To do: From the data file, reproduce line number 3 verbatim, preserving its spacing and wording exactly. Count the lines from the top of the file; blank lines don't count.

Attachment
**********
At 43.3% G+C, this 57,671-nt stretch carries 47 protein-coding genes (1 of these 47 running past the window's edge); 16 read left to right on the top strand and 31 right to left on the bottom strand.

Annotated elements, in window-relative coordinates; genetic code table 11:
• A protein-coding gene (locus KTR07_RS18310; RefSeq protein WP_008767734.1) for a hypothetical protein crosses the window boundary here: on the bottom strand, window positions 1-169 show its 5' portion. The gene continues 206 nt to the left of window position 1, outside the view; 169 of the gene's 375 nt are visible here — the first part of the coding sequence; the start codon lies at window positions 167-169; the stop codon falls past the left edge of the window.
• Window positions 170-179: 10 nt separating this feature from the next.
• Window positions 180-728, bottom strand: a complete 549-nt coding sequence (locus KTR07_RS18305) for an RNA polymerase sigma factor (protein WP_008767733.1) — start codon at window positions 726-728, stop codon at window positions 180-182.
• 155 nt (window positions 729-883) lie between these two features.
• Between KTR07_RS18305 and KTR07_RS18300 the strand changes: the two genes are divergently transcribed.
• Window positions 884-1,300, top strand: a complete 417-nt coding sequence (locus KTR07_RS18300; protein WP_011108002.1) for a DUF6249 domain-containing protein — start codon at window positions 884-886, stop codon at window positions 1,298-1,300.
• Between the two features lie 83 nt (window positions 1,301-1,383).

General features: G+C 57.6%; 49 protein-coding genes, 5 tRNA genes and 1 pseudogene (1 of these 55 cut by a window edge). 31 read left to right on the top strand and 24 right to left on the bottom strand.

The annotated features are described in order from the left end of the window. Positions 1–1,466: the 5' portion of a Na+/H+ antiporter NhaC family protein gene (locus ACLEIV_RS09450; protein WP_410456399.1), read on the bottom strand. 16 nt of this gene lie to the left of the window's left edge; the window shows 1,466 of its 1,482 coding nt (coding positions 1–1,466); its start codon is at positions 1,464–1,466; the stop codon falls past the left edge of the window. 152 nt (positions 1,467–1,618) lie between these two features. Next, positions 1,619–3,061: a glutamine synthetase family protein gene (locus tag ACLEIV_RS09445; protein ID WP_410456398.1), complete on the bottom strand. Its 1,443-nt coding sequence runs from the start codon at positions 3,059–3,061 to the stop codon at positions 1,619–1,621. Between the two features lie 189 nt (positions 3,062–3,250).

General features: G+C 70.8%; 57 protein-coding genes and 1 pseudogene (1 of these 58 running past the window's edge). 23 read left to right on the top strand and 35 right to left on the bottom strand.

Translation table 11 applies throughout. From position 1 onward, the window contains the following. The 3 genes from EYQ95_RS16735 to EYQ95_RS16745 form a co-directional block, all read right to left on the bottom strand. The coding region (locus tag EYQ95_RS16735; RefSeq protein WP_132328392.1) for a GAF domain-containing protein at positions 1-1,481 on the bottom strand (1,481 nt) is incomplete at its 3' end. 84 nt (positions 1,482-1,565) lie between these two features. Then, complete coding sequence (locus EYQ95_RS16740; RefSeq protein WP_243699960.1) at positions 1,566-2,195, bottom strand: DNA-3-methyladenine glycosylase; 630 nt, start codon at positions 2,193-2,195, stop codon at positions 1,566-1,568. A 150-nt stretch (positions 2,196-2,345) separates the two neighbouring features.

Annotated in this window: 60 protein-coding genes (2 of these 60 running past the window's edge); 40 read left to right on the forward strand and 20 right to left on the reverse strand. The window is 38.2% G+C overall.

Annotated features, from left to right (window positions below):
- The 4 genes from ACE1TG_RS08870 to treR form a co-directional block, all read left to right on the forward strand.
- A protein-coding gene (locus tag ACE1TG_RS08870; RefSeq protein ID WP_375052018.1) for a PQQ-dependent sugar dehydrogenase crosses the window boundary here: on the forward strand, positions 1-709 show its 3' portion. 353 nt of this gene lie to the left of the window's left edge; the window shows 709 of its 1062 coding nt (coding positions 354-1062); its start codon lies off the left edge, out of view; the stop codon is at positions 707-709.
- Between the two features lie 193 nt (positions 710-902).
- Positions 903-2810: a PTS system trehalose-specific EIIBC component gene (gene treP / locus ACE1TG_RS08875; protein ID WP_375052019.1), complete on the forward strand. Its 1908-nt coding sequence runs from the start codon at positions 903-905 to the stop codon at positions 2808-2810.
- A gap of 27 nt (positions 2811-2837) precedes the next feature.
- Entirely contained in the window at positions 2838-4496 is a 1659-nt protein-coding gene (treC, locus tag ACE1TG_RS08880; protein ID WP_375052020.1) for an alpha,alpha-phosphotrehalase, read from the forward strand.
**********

• A protein-coding gene (locus KTR07_RS18310; RefSeq protein WP_008767734.1) for a hypothetical protein crosses the window boundary here: on the bottom strand, window positions 1-169 show its 5' portion. The gene continues 206 nt to the left of window position 1, outside the view; 169 of the gene's 375 nt are visible here — the first part of the coding sequence; the start codon lies at window positions 167-169; the stop codon falls past the left edge of the window.